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Seriola

Member
  • Content Count

    137
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About Seriola

  • Rank
    Wolf Eel
  • Birthday 12/15/1982

Contact Methods

  • AIM
    wyattp11

Profile Information

  • Gender
    Male
  • Location
    Monterey, CA
  • Interests
    Scientific/Research Diving, Marine Ecology, Jellyfish culturing/collecting, Aquarium Science

Additional Info

  • Camera Model & Brand
    Olympus E-330
  • Camera Housing
    Olympus PT-E02
  • Strobe/Lighting Model & Brand
    Inon D-2000W
  • Accessories
    ULCS strobe arms
  1. Definitely Cyanea, but his 'little buddy' is a Hyperiid amphipod, parasitic... they eat the jelly's food, then eat the jelly!
  2. Jim, will you post that jelly sighting on www.jellywatch.org with the approx. location/info? Always good to know areas that are trapping jellies... Thank you! Wyatt
  3. Hey Wahrmut, The second photo is of Pelagia sp. and third is Aequorea sp. Cheers, Wyatt
  4. Hi Wahrmut, You are correct, it appears to be Rhopilema sp. Because there has been so little taxonomic work done on this genus it is difficult to assign a species, I'm guessing R. nomadica, but I do not know the differences between R. nomadica and R. hispidum and since there is no description from the Mozambique area it's possible that it is an undescribed species. Cheers, Wyatt
  5. Hey everyone, selling my Olympus rig. Listed it all on ebay, if something doesn't sell I'll post here after Sunday for 2nd chance deals. Trying to sell it all and start fresh: Inon D-2000W Olympus E-330 w/14-45mm Olympus PT-E02 housing w/Heinrichs TTL adapter Athena OPD sz14-42 dome port Cheers, Wyatt
  6. The second photo looks more like Apolemia to me than Praya. Apolemia has that nice fuzzy look to it, where as the feeding polyps in Praya tend to hang straight down when extended and looks simpler overall, usual yellow/orange in color too. Cheers, Wyatt
  7. Wow, awesome specimen. I'm actually building a list of sightings for Thysanostoma in an attempt to find them. Unfortunately you will not find any information for this species because it has never been studied, no formal work that is, someone might have some unpublished data out there... Any chance you can post this sighting on jellywatch.org? Great shot! Wyatt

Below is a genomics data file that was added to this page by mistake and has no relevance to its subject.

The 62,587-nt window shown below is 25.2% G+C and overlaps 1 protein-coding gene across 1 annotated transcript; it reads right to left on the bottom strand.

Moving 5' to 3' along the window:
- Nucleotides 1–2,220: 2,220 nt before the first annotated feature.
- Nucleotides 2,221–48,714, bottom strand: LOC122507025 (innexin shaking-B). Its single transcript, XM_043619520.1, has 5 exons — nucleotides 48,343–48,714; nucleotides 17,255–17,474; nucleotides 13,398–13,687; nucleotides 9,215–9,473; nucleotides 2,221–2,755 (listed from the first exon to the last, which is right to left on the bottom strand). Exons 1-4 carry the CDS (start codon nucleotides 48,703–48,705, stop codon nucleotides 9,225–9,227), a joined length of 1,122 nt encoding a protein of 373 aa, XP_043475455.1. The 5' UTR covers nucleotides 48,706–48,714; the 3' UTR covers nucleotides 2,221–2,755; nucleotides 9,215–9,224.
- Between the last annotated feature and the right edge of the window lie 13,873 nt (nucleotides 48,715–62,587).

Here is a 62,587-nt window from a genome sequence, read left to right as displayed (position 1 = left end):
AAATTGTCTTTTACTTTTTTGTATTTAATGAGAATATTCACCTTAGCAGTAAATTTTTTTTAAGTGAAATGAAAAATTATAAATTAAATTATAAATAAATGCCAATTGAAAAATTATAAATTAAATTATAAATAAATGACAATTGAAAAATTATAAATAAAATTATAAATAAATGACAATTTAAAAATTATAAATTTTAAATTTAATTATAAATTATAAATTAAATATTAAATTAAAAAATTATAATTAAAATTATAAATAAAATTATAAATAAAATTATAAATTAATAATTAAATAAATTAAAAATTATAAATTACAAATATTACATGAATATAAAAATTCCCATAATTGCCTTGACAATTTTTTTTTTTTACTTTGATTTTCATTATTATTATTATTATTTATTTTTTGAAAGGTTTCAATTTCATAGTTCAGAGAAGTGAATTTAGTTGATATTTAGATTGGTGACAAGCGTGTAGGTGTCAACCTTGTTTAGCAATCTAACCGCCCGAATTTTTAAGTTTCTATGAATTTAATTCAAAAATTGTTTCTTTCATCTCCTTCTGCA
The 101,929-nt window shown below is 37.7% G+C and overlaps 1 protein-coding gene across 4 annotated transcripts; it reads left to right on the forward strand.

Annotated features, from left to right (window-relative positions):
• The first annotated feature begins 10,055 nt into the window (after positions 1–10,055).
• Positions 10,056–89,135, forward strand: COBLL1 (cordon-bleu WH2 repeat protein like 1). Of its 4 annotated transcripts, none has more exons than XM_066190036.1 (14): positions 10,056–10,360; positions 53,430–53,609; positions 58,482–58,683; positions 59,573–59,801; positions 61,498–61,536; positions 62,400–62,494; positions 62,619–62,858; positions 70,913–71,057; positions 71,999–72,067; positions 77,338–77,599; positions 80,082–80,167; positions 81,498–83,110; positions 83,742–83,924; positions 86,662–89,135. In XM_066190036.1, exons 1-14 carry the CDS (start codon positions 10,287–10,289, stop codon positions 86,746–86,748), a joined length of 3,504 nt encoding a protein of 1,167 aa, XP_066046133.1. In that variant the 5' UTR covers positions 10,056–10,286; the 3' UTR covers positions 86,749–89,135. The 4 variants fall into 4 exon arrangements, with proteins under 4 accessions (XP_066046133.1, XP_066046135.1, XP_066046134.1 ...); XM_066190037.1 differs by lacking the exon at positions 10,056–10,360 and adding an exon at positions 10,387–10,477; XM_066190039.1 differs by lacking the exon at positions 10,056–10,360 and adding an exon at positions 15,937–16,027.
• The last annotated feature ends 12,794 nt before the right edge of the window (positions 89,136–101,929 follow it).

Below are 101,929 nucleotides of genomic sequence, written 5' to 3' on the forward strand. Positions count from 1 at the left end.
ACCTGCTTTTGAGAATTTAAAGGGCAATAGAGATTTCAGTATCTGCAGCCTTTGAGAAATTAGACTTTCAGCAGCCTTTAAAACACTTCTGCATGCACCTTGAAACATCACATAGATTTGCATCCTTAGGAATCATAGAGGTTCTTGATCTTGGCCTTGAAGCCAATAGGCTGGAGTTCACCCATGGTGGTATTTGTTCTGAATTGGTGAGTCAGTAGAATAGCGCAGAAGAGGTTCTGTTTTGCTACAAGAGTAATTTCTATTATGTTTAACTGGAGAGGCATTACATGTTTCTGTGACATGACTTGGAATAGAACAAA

8. Olindias has amazing fluorescence, your flash revealed some, if you get a chance to shoot it again bring a yellow filter and blue light! :-)
  9. That guy appears to be Lychnorhiza lucerna, very cool. http://thescyphozoan.ucmerced.edu/Syst/Rhi..._lucerna_i.html You should post your shot on Jellywatch.org! Very useful information... Cheers, Wyatt
  10. Hmm... need to get closer, but I'll just go with overall form and guess Turbinaria sp., scroll coral. Cheers, Wyatt
  11. Hi there, was that the only jellyfish you saw? It appears to be Chrysaora lactea. You should post your find on Jellywatch.org Cheers, Wyatt
  12. Yeh, that's cuttlefish ink. The big ones make even more ink... here at the Monterey Bay Aquarium one large animal will black out our entire exhibit... Cheers, Wyatt
  13. Is it just me or does the captive wolf look nothing like the wolf in the photo??? (From the original link Alex posted) The captive wolf has a distinguishable ruff and shorter, broader snout. Not to mention its overall coat, which could be its winter coat I guess. I don't get the arrow pointing to the ear, and the mark on the cheek is the only similarity I can see. Also the background doesn't seem to match to me, I see lots of lichens in the shot and little to none in the comparison view. shouldn't they be able to find that exact rocky area in the captive enclosure/area somewhere??? Or shouldn't the photographer be able to reveal the exact location it was taken. Did I skim through the thread too fast? Missing a critical piece of evidence against the photographer? -Wyatt
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